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  5. "Dw i wedi codi heddiw."

"Dw i wedi codi heddiw."

Translation:I have got up today.

February 7, 2016



Love this sentence, lol. Like that's their accomplishment for the day. Congrats on waking up.


Is 'I have woken up today' acceptable? Or would this have a different translation?


No, that's Dw i wedi dihuno/deffro heddiw.


Getting up and waking up are not mutually inclusive, especially if you go to work before sun-up.


I got up today - is also OK?


That's fine. Edit: If they don't take it, the reason is because they see it more as past then present. Personally, as someone from America, this sentence doesn't look grammatically correct at all, so I'm really not sure. Just thought I'd throw that out there.


Heads up, speakers of Welsh and English in the UK are more likely to use the perfect than Americans are, so you may see a perfect tense here that would sound more natural to you as an American using a straight past.


I woke up today (is this also ok?)


It should be, but it's questionable whether they'll accept it or not...woke isn't really "present", and "I have woke up today" is just weird. If they accept "I got up today," then you should be good, but if not...maybe just try it and see what happens? (Don't bank on it being accepted.)


I've posted this above but will put it here too in case you miss it:

"Heads up, speakers of Welsh and English in the UK are more likely to use the perfect than Americans are, so you may see a perfect tense here that would sound more natural to you as an American using a straight past."

"Wake up" is either dihuno or deffro, so:

Dw i wedi dihuno/deffro heddiw (UK "I've got up today", US "I've got up today / I got up today")

Dihunais/Deffrais i heddiw (UK & US "I got up today")

You're probably better off translating the Welsh perfect (Dw i wedi) with the English perfect "I have -ed" and the Welsh simple past (-ais i) with the English simple past "I -ed" otherwise you're going to get confused. Just be aware that sometimes where there's a perfect in Welsh or UK English, a simple past might sound more natural in American English.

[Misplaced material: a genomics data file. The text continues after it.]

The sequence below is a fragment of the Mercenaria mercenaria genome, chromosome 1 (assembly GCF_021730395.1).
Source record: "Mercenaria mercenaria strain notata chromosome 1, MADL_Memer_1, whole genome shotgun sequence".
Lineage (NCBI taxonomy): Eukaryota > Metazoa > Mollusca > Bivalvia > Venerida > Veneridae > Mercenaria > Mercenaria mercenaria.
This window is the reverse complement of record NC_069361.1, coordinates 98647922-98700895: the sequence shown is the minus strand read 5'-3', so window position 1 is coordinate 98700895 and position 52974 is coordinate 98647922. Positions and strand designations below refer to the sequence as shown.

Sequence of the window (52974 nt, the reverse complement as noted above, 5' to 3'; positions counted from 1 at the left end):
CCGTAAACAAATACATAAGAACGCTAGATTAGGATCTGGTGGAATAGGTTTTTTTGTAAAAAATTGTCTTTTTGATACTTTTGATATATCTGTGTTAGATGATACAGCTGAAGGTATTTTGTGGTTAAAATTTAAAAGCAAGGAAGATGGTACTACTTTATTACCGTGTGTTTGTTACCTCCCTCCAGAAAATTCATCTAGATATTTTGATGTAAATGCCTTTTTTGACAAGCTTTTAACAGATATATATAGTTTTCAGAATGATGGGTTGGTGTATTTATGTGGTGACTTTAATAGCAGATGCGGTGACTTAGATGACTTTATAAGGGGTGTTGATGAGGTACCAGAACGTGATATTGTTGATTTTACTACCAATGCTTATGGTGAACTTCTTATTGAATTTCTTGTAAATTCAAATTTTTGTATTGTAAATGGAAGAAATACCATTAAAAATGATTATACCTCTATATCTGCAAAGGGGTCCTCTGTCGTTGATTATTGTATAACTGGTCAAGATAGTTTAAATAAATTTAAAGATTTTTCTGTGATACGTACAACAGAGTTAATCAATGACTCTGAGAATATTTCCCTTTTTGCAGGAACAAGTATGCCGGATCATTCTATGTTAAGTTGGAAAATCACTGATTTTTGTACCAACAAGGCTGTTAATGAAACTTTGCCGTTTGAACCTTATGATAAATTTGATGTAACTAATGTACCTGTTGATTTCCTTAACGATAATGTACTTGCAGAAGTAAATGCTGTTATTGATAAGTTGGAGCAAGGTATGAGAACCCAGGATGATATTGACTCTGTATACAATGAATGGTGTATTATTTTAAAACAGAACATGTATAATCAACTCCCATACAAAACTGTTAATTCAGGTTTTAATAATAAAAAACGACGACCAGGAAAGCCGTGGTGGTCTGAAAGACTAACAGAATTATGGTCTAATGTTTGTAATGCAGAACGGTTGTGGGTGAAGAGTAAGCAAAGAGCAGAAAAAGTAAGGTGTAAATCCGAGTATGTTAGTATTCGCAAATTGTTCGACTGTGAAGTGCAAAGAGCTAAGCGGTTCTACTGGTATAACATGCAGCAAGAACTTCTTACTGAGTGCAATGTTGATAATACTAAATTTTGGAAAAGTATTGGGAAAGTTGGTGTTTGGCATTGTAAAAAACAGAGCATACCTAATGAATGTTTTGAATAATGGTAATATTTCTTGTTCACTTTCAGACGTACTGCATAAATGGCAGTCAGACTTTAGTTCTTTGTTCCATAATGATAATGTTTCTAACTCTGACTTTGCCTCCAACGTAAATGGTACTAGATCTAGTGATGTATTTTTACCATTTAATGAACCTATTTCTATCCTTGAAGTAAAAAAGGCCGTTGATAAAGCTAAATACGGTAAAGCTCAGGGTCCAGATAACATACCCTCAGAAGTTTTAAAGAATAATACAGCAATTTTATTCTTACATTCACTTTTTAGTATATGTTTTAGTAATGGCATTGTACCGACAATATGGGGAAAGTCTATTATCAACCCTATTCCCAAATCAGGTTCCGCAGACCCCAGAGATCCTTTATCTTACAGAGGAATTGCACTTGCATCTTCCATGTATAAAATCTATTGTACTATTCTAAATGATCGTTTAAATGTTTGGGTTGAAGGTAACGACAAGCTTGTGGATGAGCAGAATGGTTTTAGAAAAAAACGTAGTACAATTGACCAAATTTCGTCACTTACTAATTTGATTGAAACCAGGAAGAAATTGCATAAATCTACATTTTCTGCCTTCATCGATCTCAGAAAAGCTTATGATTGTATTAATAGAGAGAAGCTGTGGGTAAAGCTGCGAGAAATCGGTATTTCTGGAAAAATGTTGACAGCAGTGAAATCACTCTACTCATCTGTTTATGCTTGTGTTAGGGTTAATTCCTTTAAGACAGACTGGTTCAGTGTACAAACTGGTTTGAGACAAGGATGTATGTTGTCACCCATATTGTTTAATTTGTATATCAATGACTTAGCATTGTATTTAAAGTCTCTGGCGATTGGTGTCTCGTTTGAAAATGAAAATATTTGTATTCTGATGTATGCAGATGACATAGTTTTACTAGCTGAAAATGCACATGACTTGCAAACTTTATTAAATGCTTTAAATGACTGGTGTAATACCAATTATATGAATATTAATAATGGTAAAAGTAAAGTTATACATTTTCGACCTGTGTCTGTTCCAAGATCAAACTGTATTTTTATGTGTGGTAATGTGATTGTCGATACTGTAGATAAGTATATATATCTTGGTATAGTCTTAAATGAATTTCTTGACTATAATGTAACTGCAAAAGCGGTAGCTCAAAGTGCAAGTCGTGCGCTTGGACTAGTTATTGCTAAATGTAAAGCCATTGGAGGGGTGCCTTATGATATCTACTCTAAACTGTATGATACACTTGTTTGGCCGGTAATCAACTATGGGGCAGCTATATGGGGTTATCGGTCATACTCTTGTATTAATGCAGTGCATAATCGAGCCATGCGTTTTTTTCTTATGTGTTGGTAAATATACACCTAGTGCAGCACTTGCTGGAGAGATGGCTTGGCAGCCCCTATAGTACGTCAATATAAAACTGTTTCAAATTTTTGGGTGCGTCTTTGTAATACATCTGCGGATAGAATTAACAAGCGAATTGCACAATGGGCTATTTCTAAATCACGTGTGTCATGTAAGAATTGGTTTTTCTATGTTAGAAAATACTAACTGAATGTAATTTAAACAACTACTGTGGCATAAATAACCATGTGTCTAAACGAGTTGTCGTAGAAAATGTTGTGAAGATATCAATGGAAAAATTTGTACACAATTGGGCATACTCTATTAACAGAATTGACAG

Forced use of the slang "gotten" is irritating. Should be "got up" in English.


It's not really slang, it's just the standard usage in the USA


Plus it's the older form that was once used in the UK and is slowly gain ground again here. We lost in the UK, the US looked after it for us while we forgot about it and now they're helping us get reaquainted with it.


Gaining ground from people who watch too much American TV perhaps...


Well said. We have to remember as well that while Wales maybe in Britain, the english used in duolingo is standard American English, both because that's where the app's HQ is, and that it's the dialect with the most speakers, both as a first language in the USA and as a 2nd language for lots of people around the world.


It's American English, yes. I'm surprised to see it on this course because it isn't standard usage in Wales.


It's irritating that this course accepts Americanisms now (and forces them upon you on the app)... This course is for a language spoken in the U.K. after all...


It is annoying. You're right.

  • 2541

We can see three possible translations of 'codi' on its own here :- rise, got up, gotten up.

Codi has other meanings but only with an associated object, ie 'to lift something'.

'I have/I've got up' and 'I have risen/I've risen' are pretty common UK phrases in my experience of living in the UK while 'I have gotten up/I've gotten up' are more international.

It seems perfectly valid to include all three.


This sentence is fine, I was just enjoying being disgusted about the word gotten appearing sometimes.

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